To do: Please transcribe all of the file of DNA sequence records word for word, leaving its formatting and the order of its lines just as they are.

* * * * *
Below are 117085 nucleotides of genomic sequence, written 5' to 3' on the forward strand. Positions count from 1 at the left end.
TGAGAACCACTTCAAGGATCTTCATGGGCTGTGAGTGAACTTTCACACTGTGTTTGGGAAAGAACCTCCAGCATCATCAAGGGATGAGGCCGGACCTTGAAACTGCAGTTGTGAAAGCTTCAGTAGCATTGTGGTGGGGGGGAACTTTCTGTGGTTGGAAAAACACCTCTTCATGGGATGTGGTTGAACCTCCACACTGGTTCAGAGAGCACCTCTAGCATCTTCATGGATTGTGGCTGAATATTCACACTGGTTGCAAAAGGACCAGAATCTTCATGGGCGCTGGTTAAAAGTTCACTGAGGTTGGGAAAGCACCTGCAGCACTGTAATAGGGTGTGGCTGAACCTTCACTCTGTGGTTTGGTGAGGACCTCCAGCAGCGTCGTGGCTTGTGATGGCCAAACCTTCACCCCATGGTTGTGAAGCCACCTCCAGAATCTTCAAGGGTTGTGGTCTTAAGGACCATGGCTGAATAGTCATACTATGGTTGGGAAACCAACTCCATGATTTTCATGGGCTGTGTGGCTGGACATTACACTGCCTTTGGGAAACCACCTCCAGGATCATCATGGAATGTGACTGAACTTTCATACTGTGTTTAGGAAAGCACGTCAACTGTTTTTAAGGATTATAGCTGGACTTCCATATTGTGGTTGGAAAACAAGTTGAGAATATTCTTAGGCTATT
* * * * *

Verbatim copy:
Below are 117085 nucleotides of genomic sequence, written 5' to 3' on the forward strand. Positions count from 1 at the left end.
TGAGAACCACTTCAAGGATCTTCATGGGCTGTGAGTGAACTTTCACACTGTGTTTGGGAAAGAACCTCCAGCATCATCAAGGGATGAGGCCGGACCTTGAAACTGCAGTTGTGAAAGCTTCAGTAGCATTGTGGTGGGGGGGAACTTTCTGTGGTTGGAAAAACACCTCTTCATGGGATGTGGTTGAACCTCCACACTGGTTCAGAGAGCACCTCTAGCATCTTCATGGATTGTGGCTGAATATTCACACTGGTTGCAAAAGGACCAGAATCTTCATGGGCGCTGGTTAAAAGTTCACTGAGGTTGGGAAAGCACCTGCAGCACTGTAATAGGGTGTGGCTGAACCTTCACTCTGTGGTTTGGTGAGGACCTCCAGCAGCGTCGTGGCTTGTGATGGCCAAACCTTCACCCCATGGTTGTGAAGCCACCTCCAGAATCTTCAAGGGTTGTGGTCTTAAGGACCATGGCTGAATAGTCATACTATGGTTGGGAAACCAACTCCATGATTTTCATGGGCTGTGTGGCTGGACATTACACTGCCTTTGGGAAACCACCTCCAGGATCATCATGGAATGTGACTGAACTTTCATACTGTGTTTAGGAAAGCACGTCAACTGTTTTTAAGGATTATAGCTGGACTTCCATATTGTGGTTGGAAAACAAGTTGAGAATATTCTTAGGCTATT